An armed confrontation between a teenager reportedly fishing without a license and his father with two Washington Department of Fish and Wildlife officers underscores how perilous the job has become for those who protect the state's natural resources, officials say.
Leadership of Fish and Wildlife's enforcement division said the July 17 incident at the popular Crab Creek area in Grant County could have led to injuries to one or both officers, or worse.
One officer reportedly had a handgun pointed at his head before he convinced the suspect not to shoot him, and a second officer later exchanged shots with the 18-year-old suspect during a chase near Ephrata before the teen was arrested.
It marked the first time in "10 to 15 years" that a state wildlife officer fired his weapon at someone, said Lt. Steve Crown, who leads training for an enforcement division that includes 105 commissioned officers.
To Mike Cenci, deputy chief of field operations for the Department of Fish and Wildlife, the incident highlights the peculiar dangers his staff faces in enforcing fish and wildlife laws over thousands of square miles. Enforcement officers frequently are alone during contacts with potential criminals.
"From a policing perspective, we are encountering a rougher crowd out there these days," Cenci said.
"Fish and wildlife policing is an inherently dangerous job, and there have been a number of studies done in the past that show wildlife officers are more likely to be assaulted than a city police officer or a sheriff's deputy," he said.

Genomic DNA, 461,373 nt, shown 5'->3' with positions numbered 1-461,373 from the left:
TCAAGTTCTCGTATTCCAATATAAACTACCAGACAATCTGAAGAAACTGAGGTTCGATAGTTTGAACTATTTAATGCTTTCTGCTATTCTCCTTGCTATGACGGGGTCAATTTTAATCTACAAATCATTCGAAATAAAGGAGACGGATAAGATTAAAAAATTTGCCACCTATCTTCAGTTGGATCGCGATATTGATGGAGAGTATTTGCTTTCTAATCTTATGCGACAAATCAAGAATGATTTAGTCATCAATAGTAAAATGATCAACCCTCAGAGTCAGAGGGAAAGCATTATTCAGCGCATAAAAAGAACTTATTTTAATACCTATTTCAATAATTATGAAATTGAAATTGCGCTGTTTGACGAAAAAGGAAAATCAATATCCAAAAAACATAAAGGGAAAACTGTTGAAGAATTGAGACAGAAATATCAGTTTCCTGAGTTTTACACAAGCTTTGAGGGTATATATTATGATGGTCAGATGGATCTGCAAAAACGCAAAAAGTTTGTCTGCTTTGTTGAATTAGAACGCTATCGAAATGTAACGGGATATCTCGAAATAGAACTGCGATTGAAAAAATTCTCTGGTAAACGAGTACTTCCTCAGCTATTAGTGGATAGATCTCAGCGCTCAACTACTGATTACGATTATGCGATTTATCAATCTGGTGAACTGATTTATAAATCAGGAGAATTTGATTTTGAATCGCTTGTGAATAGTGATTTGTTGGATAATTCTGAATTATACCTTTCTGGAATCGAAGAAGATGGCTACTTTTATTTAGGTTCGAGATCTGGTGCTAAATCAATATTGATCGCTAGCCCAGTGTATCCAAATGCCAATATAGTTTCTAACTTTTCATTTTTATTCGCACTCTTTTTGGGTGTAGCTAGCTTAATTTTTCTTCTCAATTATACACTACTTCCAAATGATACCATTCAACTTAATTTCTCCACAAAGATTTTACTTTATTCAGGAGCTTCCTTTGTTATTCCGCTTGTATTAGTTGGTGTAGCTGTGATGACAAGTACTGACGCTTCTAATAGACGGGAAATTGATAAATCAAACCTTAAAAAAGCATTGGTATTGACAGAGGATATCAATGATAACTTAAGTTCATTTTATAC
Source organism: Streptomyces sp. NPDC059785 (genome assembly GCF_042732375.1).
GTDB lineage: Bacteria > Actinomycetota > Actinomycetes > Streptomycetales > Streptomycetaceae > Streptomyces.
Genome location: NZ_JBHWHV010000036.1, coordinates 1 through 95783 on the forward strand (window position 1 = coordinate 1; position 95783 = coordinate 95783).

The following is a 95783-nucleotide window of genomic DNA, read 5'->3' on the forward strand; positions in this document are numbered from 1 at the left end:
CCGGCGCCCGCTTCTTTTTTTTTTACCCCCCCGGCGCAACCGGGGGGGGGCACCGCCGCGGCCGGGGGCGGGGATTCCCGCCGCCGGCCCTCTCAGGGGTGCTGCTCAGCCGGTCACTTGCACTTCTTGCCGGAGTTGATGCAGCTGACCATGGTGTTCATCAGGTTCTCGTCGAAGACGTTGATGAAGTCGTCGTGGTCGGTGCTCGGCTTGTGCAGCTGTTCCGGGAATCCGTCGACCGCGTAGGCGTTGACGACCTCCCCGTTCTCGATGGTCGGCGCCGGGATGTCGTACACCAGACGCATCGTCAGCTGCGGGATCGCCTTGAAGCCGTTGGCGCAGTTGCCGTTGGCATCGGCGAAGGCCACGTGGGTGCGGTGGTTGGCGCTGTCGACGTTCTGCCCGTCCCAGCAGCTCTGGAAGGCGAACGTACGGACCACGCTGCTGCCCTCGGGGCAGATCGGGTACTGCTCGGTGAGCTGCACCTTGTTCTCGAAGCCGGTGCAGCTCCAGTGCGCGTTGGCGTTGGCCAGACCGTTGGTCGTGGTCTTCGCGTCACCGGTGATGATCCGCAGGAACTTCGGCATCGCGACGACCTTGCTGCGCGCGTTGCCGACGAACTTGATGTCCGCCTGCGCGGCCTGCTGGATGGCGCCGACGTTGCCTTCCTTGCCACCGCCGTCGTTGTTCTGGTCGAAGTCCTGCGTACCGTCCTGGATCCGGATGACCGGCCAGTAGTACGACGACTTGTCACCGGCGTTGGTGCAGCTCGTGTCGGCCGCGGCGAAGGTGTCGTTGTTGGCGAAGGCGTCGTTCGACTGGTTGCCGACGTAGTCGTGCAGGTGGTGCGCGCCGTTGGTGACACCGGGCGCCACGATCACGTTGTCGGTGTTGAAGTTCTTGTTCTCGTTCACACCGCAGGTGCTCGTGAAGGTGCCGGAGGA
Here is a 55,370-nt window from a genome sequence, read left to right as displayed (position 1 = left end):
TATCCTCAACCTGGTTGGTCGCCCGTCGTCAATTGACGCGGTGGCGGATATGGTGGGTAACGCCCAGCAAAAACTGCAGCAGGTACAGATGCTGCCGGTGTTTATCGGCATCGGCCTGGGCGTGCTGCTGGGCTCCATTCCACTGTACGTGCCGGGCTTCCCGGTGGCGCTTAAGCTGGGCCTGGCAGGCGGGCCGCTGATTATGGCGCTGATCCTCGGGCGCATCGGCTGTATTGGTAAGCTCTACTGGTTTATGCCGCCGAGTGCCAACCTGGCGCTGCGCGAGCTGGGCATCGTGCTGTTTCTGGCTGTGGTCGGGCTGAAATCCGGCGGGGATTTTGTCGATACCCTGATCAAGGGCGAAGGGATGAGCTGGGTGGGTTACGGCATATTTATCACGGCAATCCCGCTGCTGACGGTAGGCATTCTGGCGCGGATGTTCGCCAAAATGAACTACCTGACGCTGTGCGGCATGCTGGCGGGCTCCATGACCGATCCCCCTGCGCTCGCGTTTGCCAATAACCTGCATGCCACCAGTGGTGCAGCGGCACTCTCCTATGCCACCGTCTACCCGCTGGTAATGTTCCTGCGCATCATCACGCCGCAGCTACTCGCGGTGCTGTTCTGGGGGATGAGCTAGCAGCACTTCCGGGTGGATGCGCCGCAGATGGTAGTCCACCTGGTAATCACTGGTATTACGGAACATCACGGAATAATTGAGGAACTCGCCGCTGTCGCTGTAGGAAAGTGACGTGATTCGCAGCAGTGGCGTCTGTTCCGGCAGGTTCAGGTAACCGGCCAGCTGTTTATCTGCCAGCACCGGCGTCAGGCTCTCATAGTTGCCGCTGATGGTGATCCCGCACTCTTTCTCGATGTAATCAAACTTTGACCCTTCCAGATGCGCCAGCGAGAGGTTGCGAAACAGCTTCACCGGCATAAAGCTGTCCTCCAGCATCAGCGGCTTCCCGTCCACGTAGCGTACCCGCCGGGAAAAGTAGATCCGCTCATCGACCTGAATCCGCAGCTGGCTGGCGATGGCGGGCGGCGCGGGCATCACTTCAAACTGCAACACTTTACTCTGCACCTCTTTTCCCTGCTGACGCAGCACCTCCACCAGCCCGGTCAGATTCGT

"But from where I sit, it appears our officers are encountering more dangerous people," he added.
Fish and wildlife officers in the past few years have arrested felons in illegal possession of firearms, found and eradicated marijuana grows on public lands, and discovered graffiti at public boat launches and restrooms at the Potholes in Grant County and a popular launch in Pierce County done by gangs claiming fishing spots as territory, Cenci and Crown said.
Gangs have gravitated to some of the remote lakes in the Potholes region because local law enforcement agencies have clamped down on them. "So they have spread out to recreate, and, oddly enough, a lot of gang bangers like to fish," Crown said.
Officers also have investigated scores of violations of the state's fish and wildlife, commercial fishing and habitat laws, as well as several incidents during the past three years of spree or thrill killing of wildlife by poachers, Cenci said.
"Some of our worst poachers have criminal backgrounds. We are seeing an increase in significant crimes by some of these offenders," he said.
Those trends appear to be mirrored nationally.
There have been three shootings involving game officers in California in the past two years -- two drug-related -- and wildlife officers working the Arizona border six months ago were shot at, said Steve Tomac, a Nevada game warden and regional director of the North American Wildlife Enforcement Officers Association. The association has about 8,000 members.
In Wisconsin, a natural resources officer killed a suspected bank robber in a shootout in March.